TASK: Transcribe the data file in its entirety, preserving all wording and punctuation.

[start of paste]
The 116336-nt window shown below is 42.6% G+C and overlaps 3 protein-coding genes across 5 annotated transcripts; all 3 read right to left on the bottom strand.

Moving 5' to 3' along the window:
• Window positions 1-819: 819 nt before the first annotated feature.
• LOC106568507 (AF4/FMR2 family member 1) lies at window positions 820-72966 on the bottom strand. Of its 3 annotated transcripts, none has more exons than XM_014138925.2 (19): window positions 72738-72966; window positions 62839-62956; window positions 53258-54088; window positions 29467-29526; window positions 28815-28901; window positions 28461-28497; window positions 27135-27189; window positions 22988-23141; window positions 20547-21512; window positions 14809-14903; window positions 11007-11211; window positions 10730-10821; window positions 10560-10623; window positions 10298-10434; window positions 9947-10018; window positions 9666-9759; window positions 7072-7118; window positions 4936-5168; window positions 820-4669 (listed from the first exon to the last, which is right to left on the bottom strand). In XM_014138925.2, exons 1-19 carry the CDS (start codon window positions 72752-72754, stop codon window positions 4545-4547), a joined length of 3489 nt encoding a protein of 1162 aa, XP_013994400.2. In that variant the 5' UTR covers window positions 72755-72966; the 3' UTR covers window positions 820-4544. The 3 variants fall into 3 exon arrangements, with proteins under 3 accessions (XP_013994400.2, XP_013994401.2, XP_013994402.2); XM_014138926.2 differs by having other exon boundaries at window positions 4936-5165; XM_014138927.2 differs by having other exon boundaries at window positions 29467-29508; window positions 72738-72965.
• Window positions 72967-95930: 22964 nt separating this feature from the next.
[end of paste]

The 116336-nt window shown below is 42.6% G+C and overlaps 3 protein-coding genes across 5 annotated transcripts; all 3 read right to left on the bottom strand.

Moving 5' to 3' along the window:
• Window positions 1-819: 819 nt before the first annotated feature.
• LOC106568507 (AF4/FMR2 family member 1) lies at window positions 820-72966 on the bottom strand. Of its 3 annotated transcripts, none has more exons than XM_014138925.2 (19): window positions 72738-72966; window positions 62839-62956; window positions 53258-54088; window positions 29467-29526; window positions 28815-28901; window positions 28461-28497; window positions 27135-27189; window positions 22988-23141; window positions 20547-21512; window positions 14809-14903; window positions 11007-11211; window positions 10730-10821; window positions 10560-10623; window positions 10298-10434; window positions 9947-10018; window positions 9666-9759; window positions 7072-7118; window positions 4936-5168; window positions 820-4669 (listed from the first exon to the last, which is right to left on the bottom strand). In XM_014138925.2, exons 1-19 carry the CDS (start codon window positions 72752-72754, stop codon window positions 4545-4547), a joined length of 3489 nt encoding a protein of 1162 aa, XP_013994400.2. In that variant the 5' UTR covers window positions 72755-72966; the 3' UTR covers window positions 820-4544. The 3 variants fall into 3 exon arrangements, with proteins under 3 accessions (XP_013994400.2, XP_013994401.2, XP_013994402.2); XM_014138926.2 differs by having other exon boundaries at window positions 4936-5165; XM_014138927.2 differs by having other exon boundaries at window positions 29467-29508; window positions 72738-72965.
• Window positions 72967-95930: 22964 nt separating this feature from the next.